Posted on Aug 20, 2013, 6 a.m.
Irish researchers observe a slower rate of cognitive decline among elderly patients taking angiotensin-converting enzyme (ACE) inhibitors for blood pressure.
Recently published studies suggest that antihypertensive agents, particularly centrally acting ACE inhibitors (CACE-Is) such as angiotensin-converting enzyme (ACE) inhibitors, which cross the blood-brain barrier, may be associated with a reduced rate of cognitive decline. William Molloy, from the University College Cork, St. Finbarrs' Hospital (Ireland), and colleagues compared the rates of cognitive decline in 361 subjects, average age 77 years, who had been diagnosed with Alzheimer's disease, vascular dementia, or a mix of both conditions. Between 1999 and 2010, the cognitive decline of each patient was assessed using standardized scales on two separate occasions, 6 months apart. A total of 85 of the patients were already taking ACE inhibitors; the rest were not. The researchers also assessed the first 6 months' impact of ACE inhibitors on cognitive function of 30 patients newly prescribed ACE inhibitors. The team observed that the subjects taking centrally active ACE inhibitors experienced marginally slower rates of cognitive decline compared with those not on the drugs (drop of 1.8 points versus 2.12 points on the Quick Mild Cognitive Impairment scores). The study authors conclude that: “Cognitive scores may improve in the first 6 months after CACE-I treatment and use of CACE-Is is associated with a reduced rate of cognitive decline in patients with dementia.”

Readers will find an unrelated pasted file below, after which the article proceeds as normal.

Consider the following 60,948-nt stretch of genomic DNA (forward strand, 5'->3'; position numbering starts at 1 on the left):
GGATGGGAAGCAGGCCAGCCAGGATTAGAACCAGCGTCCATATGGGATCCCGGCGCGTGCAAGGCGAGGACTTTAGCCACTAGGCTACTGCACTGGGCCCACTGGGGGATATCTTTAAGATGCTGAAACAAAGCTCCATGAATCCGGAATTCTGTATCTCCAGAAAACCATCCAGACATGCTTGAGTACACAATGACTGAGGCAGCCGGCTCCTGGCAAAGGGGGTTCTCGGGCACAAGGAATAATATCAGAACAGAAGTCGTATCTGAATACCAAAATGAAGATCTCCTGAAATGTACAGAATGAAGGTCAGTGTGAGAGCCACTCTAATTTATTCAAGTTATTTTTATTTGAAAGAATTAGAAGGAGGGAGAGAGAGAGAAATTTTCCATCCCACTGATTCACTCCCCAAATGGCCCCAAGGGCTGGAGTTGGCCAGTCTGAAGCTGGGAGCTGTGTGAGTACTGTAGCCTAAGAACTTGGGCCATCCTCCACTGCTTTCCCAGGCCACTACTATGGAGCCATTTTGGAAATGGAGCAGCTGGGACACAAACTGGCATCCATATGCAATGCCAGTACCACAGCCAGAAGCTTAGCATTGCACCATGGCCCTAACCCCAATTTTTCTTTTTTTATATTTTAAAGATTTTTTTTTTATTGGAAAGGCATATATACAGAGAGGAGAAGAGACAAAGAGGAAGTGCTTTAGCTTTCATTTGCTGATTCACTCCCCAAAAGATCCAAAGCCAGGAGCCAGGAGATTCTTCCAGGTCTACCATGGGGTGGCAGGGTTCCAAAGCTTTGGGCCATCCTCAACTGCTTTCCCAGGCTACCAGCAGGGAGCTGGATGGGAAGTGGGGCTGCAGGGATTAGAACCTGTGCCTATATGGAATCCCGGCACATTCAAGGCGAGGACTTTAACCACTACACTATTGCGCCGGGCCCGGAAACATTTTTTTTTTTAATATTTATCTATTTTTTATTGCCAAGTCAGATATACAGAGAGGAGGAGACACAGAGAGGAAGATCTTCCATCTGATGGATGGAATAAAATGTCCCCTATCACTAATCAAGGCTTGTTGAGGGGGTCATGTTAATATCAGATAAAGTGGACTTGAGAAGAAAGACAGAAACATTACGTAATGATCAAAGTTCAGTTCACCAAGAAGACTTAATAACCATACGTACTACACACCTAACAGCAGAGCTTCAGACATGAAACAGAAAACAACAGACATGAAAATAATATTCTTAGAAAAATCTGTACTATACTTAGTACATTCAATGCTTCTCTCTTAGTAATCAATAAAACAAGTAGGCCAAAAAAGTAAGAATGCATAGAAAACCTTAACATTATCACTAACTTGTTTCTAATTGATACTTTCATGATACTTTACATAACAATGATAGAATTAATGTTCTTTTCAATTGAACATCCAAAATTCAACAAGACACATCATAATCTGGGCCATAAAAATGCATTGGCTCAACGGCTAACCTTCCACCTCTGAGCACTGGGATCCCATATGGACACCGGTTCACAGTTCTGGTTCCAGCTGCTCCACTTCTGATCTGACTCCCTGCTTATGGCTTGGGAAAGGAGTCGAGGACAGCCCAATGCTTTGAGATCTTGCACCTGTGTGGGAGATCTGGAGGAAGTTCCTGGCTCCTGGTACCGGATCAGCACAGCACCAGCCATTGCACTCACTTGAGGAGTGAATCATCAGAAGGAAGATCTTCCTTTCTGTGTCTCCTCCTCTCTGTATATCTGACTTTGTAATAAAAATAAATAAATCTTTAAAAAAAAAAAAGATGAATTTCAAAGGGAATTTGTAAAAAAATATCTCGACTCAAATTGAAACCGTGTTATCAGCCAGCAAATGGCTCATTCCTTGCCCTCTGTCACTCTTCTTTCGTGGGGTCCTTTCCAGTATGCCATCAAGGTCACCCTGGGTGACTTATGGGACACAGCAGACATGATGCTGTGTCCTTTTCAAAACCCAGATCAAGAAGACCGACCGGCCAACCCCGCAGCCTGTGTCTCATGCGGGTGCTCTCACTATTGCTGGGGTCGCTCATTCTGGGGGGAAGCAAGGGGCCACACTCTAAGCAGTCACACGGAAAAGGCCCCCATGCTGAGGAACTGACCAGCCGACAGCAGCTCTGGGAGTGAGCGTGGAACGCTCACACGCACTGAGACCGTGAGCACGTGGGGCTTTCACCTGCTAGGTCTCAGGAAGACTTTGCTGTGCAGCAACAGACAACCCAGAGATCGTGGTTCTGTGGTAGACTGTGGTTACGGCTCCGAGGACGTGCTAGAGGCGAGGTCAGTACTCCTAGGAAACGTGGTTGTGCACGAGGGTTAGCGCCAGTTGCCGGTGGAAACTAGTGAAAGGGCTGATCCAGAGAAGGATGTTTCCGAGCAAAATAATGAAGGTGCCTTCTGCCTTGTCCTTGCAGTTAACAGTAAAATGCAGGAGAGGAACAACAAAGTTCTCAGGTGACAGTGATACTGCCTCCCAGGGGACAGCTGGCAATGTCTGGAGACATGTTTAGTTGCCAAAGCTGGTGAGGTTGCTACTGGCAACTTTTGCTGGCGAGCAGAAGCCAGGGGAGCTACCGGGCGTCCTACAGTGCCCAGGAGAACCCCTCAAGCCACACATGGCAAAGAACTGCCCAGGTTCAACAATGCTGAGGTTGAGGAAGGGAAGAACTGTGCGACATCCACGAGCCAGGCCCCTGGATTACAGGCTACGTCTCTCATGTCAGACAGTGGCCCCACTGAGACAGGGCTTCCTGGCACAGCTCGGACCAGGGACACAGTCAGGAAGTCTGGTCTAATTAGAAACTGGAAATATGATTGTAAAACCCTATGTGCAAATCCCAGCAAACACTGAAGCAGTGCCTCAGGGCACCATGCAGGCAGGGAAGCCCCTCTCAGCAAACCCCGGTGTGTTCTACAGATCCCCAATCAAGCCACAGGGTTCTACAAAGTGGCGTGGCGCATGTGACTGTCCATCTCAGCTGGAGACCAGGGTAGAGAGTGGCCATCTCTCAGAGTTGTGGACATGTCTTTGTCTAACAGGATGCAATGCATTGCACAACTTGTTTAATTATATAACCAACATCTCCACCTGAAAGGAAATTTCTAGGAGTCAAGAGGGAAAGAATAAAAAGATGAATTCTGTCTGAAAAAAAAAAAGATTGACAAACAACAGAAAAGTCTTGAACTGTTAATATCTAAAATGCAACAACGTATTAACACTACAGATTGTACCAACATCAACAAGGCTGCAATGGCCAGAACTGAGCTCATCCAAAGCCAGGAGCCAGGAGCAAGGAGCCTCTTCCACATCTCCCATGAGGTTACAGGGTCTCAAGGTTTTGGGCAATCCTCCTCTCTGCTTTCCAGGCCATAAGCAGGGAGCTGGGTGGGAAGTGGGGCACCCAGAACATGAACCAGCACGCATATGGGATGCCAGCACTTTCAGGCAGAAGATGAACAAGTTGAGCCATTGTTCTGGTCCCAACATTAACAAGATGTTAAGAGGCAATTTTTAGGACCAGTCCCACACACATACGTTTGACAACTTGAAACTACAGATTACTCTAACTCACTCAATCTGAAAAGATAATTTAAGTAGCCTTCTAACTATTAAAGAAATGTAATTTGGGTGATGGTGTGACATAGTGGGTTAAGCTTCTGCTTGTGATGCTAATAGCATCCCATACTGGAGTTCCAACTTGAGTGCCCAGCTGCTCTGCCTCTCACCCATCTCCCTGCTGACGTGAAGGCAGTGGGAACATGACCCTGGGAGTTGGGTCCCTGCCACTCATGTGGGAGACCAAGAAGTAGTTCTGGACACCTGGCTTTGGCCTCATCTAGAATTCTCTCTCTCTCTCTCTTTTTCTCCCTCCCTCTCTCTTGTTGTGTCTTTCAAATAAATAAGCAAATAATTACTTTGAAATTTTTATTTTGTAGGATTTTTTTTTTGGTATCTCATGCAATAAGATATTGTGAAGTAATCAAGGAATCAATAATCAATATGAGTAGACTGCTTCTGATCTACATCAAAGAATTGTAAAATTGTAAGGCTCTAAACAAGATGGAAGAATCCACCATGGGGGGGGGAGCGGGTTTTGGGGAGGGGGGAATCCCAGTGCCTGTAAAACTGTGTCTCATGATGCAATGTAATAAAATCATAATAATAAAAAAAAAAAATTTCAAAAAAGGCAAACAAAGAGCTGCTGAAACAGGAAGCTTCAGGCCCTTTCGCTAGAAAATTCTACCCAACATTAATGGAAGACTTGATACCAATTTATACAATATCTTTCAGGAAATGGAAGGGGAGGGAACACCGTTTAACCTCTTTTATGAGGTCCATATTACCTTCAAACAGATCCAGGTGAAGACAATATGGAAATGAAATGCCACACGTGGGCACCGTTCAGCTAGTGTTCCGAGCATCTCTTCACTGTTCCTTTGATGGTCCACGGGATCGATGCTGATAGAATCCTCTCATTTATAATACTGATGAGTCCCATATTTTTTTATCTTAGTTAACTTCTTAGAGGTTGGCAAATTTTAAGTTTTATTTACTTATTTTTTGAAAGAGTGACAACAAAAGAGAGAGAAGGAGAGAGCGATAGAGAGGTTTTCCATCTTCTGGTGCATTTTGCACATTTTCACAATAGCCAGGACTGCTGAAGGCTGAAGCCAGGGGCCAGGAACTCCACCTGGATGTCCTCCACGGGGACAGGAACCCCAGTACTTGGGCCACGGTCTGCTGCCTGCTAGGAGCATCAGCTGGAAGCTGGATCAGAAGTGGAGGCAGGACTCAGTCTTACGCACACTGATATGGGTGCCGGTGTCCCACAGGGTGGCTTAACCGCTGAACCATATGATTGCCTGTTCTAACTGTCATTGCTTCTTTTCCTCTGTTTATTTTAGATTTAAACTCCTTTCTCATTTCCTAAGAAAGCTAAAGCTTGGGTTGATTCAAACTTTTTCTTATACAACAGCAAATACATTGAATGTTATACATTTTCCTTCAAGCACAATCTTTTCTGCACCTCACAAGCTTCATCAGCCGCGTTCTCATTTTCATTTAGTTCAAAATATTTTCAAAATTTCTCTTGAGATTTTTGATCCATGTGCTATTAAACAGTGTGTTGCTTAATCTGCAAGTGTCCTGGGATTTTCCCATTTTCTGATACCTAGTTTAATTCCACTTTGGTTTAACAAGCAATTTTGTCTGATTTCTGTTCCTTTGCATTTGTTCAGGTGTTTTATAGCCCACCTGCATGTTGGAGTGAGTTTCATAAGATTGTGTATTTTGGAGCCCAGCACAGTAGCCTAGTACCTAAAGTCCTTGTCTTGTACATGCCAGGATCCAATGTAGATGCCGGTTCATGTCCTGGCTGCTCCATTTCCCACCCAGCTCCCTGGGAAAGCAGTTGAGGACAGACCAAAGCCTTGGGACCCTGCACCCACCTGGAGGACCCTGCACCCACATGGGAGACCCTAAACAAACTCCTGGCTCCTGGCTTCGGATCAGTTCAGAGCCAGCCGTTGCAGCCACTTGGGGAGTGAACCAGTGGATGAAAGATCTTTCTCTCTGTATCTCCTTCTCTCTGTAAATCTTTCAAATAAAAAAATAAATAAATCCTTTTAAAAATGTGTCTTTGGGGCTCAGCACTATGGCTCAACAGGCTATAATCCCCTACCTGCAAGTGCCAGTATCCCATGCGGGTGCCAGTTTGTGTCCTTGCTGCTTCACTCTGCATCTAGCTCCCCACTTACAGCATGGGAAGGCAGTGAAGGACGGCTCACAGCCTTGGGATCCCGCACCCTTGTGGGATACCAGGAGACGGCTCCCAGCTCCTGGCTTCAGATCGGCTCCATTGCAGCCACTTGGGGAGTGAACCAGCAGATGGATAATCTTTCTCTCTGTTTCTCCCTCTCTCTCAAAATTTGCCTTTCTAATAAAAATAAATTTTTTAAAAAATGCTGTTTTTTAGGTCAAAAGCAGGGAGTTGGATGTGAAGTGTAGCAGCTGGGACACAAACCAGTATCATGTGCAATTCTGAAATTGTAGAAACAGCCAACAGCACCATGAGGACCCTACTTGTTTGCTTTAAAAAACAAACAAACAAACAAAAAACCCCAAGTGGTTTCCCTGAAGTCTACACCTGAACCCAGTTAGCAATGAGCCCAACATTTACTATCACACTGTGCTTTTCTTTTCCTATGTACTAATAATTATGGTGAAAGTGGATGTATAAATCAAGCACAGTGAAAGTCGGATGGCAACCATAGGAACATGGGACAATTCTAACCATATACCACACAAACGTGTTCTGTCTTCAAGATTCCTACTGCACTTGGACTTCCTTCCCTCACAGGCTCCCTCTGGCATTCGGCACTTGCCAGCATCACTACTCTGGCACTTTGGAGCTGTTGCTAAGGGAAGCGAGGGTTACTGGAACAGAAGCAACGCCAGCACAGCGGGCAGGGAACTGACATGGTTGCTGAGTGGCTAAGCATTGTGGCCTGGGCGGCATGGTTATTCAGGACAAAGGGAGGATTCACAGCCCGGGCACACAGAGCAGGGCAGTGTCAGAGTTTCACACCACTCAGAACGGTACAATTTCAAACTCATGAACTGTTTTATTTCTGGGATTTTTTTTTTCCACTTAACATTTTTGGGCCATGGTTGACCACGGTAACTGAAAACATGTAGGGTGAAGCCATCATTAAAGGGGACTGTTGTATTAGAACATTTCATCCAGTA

Gao Y, O'Caoimh R, Healy L, Kerins DM, Eustace J, Guyatt G, Sammon D, Molloy DW. “Effects of centrally acting ACE inhibitors on the rate of cognitive decline in dementia.” BMJ Open. 2013 Jul 25;3(7).